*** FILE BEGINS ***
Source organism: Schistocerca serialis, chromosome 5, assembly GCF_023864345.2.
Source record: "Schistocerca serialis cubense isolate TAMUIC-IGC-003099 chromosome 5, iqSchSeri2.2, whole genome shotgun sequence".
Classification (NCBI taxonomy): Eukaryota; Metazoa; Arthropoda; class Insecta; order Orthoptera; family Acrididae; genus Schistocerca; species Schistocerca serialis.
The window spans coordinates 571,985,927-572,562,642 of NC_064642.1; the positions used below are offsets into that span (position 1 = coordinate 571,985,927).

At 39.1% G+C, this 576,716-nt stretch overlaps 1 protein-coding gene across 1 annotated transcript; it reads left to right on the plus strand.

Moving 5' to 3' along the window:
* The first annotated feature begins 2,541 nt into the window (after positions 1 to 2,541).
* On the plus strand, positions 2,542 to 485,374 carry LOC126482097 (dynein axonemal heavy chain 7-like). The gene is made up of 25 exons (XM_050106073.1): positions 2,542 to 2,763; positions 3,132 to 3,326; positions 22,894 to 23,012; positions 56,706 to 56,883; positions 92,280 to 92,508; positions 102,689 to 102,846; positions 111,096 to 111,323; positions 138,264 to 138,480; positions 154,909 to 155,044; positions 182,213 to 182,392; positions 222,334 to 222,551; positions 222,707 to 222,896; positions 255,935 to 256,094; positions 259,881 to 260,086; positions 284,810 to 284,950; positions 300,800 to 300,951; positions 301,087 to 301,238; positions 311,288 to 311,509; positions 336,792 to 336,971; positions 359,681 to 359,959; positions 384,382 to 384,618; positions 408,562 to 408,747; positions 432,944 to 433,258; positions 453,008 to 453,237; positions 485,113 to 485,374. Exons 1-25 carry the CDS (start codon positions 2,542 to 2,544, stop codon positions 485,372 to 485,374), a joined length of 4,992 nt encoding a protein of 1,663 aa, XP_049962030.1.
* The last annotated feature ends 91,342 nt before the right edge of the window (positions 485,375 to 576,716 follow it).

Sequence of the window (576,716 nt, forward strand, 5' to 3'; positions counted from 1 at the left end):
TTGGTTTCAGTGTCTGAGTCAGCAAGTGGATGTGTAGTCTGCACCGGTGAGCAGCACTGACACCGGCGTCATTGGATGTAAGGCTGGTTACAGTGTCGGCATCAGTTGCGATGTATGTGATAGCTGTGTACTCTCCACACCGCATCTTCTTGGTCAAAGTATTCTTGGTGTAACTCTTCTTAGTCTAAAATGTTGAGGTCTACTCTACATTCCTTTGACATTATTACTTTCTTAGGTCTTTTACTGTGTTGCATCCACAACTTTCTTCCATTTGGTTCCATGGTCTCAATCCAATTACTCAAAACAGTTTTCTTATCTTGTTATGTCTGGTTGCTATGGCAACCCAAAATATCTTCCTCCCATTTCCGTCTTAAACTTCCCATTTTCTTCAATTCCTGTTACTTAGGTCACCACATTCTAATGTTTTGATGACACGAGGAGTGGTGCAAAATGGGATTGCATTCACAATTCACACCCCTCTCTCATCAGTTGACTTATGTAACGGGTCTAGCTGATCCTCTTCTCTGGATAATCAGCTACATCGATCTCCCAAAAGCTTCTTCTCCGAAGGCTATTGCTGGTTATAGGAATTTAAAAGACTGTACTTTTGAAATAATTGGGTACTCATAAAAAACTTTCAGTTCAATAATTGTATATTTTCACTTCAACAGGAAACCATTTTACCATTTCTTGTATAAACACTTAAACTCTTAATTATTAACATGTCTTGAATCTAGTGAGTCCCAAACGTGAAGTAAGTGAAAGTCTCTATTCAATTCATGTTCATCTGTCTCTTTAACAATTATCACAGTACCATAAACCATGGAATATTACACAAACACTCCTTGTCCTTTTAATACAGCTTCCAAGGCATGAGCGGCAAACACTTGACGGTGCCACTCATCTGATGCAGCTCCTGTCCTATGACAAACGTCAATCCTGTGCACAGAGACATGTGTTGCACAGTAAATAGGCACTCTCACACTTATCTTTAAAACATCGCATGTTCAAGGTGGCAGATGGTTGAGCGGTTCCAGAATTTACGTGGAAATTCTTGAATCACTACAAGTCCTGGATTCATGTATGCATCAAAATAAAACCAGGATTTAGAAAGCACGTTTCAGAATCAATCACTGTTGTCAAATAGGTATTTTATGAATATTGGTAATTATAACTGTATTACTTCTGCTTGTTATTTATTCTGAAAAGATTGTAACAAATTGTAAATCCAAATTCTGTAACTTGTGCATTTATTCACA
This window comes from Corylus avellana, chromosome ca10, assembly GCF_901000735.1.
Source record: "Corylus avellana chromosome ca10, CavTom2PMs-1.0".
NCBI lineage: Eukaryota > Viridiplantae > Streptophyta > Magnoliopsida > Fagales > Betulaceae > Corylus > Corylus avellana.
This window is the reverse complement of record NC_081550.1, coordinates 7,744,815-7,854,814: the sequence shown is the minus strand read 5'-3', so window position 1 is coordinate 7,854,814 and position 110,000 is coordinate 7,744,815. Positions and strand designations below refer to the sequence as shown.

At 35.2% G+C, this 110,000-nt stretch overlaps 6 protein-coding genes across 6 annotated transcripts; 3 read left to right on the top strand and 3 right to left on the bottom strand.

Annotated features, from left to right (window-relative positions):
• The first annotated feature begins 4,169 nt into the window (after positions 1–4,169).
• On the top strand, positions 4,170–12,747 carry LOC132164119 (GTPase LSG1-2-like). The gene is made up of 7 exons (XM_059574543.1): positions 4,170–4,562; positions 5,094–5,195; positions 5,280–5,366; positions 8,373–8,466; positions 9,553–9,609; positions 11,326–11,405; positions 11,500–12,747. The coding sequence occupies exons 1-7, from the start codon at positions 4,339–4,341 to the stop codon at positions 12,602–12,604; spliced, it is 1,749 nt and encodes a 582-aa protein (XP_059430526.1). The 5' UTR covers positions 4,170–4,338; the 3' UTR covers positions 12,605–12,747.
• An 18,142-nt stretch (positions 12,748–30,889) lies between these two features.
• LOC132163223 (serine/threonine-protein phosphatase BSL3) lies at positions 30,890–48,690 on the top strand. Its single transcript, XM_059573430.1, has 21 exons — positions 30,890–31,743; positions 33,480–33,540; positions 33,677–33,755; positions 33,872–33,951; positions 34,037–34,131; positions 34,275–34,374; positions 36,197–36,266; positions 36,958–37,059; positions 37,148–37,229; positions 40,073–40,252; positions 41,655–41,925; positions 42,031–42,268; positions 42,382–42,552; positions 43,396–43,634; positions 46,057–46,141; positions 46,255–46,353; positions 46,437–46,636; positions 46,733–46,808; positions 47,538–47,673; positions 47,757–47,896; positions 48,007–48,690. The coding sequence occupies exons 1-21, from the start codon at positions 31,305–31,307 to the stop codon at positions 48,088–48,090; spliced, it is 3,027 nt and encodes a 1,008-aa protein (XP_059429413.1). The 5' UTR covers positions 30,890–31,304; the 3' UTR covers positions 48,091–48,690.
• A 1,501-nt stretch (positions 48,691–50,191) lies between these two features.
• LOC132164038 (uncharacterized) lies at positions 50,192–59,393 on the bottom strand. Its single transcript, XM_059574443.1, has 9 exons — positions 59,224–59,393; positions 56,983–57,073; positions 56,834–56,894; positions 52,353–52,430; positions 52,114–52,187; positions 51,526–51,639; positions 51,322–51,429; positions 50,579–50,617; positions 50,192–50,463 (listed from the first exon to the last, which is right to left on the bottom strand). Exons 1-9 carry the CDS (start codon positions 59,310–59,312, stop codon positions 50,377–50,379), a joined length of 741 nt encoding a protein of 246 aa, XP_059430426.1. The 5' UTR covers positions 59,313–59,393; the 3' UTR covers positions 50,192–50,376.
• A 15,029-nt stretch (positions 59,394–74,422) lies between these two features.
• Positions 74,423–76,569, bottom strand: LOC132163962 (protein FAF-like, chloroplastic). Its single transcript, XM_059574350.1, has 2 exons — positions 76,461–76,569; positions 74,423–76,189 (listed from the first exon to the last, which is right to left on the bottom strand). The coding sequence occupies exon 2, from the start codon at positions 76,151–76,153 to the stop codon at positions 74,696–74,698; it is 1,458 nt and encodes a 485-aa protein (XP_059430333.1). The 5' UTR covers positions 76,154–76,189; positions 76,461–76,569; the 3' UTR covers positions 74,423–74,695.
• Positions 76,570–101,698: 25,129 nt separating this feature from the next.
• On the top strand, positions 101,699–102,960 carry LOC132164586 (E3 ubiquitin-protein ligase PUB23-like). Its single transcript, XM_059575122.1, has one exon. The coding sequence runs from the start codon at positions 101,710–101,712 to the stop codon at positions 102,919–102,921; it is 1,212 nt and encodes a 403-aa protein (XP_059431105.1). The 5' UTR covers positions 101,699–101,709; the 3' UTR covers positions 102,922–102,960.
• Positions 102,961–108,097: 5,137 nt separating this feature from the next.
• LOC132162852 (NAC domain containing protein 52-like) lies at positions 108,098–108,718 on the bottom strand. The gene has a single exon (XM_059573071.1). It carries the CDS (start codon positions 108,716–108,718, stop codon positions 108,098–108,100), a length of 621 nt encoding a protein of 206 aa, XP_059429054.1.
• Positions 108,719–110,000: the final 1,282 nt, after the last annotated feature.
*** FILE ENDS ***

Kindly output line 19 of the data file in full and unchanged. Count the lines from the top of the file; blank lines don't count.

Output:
• On the top strand, positions 4,170–12,747 carry LOC132164119 (GTPase LSG1-2-like). The gene is made up of 7 exons (XM_059574543.1): positions 4,170–4,562; positions 5,094–5,195; positions 5,280–5,366; positions 8,373–8,466; positions 9,553–9,609; positions 11,326–11,405; positions 11,500–12,747. The coding sequence occupies exons 1-7, from the start codon at positions 4,339–4,341 to the stop codon at positions 12,602–12,604; spliced, it is 1,749 nt and encodes a 582-aa protein (XP_059430526.1). The 5' UTR covers positions 4,170–4,338; the 3' UTR covers positions 12,605–12,747.